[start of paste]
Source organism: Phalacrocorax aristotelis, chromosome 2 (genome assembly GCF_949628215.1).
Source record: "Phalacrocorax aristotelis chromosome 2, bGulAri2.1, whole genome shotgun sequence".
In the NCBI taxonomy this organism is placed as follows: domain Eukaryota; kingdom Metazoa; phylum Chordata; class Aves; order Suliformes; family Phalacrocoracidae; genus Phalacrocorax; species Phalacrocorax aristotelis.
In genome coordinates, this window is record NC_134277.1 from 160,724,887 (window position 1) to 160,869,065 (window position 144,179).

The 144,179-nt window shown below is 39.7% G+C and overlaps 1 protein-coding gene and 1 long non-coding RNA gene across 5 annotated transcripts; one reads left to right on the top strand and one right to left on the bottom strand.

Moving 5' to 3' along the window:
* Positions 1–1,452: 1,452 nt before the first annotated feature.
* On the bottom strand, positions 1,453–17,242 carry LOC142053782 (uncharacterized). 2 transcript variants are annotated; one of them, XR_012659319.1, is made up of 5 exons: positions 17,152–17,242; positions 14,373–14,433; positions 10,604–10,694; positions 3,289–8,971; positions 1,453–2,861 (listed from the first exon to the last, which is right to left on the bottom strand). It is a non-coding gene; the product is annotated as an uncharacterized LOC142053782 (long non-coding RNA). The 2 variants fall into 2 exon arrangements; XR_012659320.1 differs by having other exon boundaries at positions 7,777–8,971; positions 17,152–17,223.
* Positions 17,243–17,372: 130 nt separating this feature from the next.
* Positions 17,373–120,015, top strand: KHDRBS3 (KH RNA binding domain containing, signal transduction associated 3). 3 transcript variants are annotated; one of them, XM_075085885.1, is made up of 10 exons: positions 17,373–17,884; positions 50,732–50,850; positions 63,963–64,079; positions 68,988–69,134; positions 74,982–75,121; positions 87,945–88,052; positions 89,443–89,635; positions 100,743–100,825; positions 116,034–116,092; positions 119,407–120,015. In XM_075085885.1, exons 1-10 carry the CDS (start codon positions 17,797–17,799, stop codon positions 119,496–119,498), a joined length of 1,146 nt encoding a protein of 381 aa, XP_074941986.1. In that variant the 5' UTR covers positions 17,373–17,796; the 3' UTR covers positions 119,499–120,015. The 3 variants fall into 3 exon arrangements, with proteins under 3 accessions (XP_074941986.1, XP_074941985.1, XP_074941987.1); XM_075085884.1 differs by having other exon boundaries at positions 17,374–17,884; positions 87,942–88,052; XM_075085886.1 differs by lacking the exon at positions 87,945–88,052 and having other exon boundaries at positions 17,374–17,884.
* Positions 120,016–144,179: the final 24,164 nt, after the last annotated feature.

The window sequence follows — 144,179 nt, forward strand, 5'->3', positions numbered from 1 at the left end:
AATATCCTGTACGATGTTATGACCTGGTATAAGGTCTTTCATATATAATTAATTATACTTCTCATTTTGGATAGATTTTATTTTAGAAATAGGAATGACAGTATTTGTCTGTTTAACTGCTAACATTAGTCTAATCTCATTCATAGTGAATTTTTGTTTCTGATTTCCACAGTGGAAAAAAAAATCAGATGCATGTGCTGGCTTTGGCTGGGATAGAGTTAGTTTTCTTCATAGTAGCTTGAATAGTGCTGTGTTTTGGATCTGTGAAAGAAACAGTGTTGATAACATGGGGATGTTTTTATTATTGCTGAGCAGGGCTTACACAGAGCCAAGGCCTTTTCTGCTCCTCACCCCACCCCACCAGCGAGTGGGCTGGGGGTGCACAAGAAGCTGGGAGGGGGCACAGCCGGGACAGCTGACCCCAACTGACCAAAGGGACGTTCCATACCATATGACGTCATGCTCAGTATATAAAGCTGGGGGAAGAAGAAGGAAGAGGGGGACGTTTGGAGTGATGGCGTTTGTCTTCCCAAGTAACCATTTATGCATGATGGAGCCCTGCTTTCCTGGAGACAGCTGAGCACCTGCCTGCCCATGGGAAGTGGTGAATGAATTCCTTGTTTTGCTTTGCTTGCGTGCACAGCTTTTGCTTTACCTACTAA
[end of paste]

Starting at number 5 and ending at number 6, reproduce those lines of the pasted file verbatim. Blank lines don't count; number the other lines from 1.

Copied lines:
The 144,179-nt window shown below is 39.7% G+C and overlaps 1 protein-coding gene and 1 long non-coding RNA gene across 5 annotated transcripts; one reads left to right on the top strand and one right to left on the bottom strand.

Moving 5' to 3' along the window: